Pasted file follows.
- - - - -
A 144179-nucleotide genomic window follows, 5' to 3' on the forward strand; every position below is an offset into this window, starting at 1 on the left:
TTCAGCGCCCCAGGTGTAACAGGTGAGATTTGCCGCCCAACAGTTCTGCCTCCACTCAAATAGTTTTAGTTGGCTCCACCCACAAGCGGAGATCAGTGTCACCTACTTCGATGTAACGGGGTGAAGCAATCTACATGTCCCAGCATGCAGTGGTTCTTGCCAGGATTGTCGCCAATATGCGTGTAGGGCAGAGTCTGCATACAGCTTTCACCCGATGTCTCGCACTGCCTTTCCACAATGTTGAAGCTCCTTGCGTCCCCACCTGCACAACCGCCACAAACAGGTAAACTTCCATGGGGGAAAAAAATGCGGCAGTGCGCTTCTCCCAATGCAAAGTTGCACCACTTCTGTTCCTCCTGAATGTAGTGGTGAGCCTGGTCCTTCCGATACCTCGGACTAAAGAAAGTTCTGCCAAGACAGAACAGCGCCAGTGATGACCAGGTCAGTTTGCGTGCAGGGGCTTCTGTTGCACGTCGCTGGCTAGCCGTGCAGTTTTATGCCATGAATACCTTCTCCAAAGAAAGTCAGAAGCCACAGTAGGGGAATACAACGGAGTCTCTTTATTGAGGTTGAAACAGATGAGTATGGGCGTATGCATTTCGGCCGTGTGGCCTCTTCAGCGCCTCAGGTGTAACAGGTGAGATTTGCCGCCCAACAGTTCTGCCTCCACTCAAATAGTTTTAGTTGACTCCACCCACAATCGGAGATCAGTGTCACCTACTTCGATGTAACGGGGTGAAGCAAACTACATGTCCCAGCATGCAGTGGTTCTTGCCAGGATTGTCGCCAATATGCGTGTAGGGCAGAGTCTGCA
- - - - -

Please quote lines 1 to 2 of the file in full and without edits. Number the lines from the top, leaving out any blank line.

A 144179-nucleotide genomic window follows, 5' to 3' on the forward strand; every position below is an offset into this window, starting at 1 on the left:
TTCAGCGCCCCAGGTGTAACAGGTGAGATTTGCCGCCCAACAGTTCTGCCTCCACTCAAATAGTTTTAGTTGGCTCCACCCACAAGCGGAGATCAGTGTCACCTACTTCGATGTAACGGGGTGAAGCAATCTACATGTCCCAGCATGCAGTGGTTCTTGCCAGGATTGTCGCCAATATGCGTGTAGGGCAGAGTCTGCATACAGCTTTCACCCGATGTCTCGCACTGCCTTTCCACAATGTTGAAGCTCCTTGCGTCCCCACCTGCACAACCGCCACAAACAGGTAAACTTCCATGGGGGAAAAAAATGCGGCAGTGCGCTTCTCCCAATGCAAAGTTGCACCACTTCTGTTCCTCCTGAATGTAGTGGTGAGCCTGGTCCTTCCGATACCTCGGACTAAAGAAAGTTCTGCCAAGACAGAACAGCGCCAGTGATGACCAGGTCAGTTTGCGTGCAGGGGCTTCTGTTGCACGTCGCTGGCTAGCCGTGCAGTTTTATGCCATGAATACCTTCTCCAAAGAAAGTCAGAAGCCACAGTAGGGGAATACAACGGAGTCTCTTTATTGAGGTTGAAACAGATGAGTATGGGCGTATGCATTTCGGCCGTGTGGCCTCTTCAGCGCCTCAGGTGTAACAGGTGAGATTTGCCGCCCAACAGTTCTGCCTCCACTCAAATAGTTTTAGTTGACTCCACCCACAATCGGAGATCAGTGTCACCTACTTCGATGTAACGGGGTGAAGCAAACTACATGTCCCAGCATGCAGTGGTTCTTGCCAGGATTGTCGCCAATATGCGTGTAGGGCAGAGTCTGCA